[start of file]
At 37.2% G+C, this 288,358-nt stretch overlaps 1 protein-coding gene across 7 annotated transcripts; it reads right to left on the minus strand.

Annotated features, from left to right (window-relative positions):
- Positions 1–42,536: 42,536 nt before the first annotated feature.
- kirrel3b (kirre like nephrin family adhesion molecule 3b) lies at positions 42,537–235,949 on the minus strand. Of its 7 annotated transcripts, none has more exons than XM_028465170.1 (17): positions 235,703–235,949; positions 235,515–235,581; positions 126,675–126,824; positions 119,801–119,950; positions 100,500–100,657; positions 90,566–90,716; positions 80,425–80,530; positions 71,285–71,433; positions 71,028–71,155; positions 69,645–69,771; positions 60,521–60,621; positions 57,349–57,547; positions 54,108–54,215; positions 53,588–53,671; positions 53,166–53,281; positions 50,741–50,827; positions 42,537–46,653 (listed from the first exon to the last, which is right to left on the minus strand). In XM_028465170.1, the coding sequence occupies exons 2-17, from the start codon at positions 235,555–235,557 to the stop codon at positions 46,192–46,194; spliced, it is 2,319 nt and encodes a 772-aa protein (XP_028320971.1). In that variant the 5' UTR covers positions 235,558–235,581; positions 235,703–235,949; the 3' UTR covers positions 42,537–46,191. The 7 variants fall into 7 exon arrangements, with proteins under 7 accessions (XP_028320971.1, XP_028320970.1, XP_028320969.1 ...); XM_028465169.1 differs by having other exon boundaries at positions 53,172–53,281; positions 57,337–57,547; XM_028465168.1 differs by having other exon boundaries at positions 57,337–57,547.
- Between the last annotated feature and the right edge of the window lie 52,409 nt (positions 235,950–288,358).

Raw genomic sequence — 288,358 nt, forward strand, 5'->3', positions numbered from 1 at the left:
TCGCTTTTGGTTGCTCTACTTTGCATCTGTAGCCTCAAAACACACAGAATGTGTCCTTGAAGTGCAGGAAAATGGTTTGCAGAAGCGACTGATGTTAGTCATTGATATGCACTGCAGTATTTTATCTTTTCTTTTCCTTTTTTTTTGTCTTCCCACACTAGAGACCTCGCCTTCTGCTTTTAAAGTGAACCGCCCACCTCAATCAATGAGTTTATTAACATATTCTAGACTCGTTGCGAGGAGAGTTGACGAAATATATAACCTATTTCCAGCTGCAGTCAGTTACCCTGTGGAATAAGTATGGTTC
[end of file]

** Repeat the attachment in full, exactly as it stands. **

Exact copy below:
At 37.2% G+C, this 288,358-nt stretch overlaps 1 protein-coding gene across 7 annotated transcripts; it reads right to left on the minus strand.

Annotated features, from left to right (window-relative positions):
- Positions 1–42,536: 42,536 nt before the first annotated feature.
- kirrel3b (kirre like nephrin family adhesion molecule 3b) lies at positions 42,537–235,949 on the minus strand. Of its 7 annotated transcripts, none has more exons than XM_028465170.1 (17): positions 235,703–235,949; positions 235,515–235,581; positions 126,675–126,824; positions 119,801–119,950; positions 100,500–100,657; positions 90,566–90,716; positions 80,425–80,530; positions 71,285–71,433; positions 71,028–71,155; positions 69,645–69,771; positions 60,521–60,621; positions 57,349–57,547; positions 54,108–54,215; positions 53,588–53,671; positions 53,166–53,281; positions 50,741–50,827; positions 42,537–46,653 (listed from the first exon to the last, which is right to left on the minus strand). In XM_028465170.1, the coding sequence occupies exons 2-17, from the start codon at positions 235,555–235,557 to the stop codon at positions 46,192–46,194; spliced, it is 2,319 nt and encodes a 772-aa protein (XP_028320971.1). In that variant the 5' UTR covers positions 235,558–235,581; positions 235,703–235,949; the 3' UTR covers positions 42,537–46,191. The 7 variants fall into 7 exon arrangements, with proteins under 7 accessions (XP_028320971.1, XP_028320970.1, XP_028320969.1 ...); XM_028465169.1 differs by having other exon boundaries at positions 53,172–53,281; positions 57,337–57,547; XM_028465168.1 differs by having other exon boundaries at positions 57,337–57,547.
- Between the last annotated feature and the right edge of the window lie 52,409 nt (positions 235,950–288,358).

Raw genomic sequence — 288,358 nt, forward strand, 5'->3', positions numbered from 1 at the left:
TCGCTTTTGGTTGCTCTACTTTGCATCTGTAGCCTCAAAACACACAGAATGTGTCCTTGAAGTGCAGGAAAATGGTTTGCAGAAGCGACTGATGTTAGTCATTGATATGCACTGCAGTATTTTATCTTTTCTTTTCCTTTTTTTTTGTCTTCCCACACTAGAGACCTCGCCTTCTGCTTTTAAAGTGAACCGCCCACCTCAATCAATGAGTTTATTAACATATTCTAGACTCGTTGCGAGGAGAGTTGACGAAATATATAACCTATTTCCAGCTGCAGTCAGTTACCCTGTGGAATAAGTATGGTTC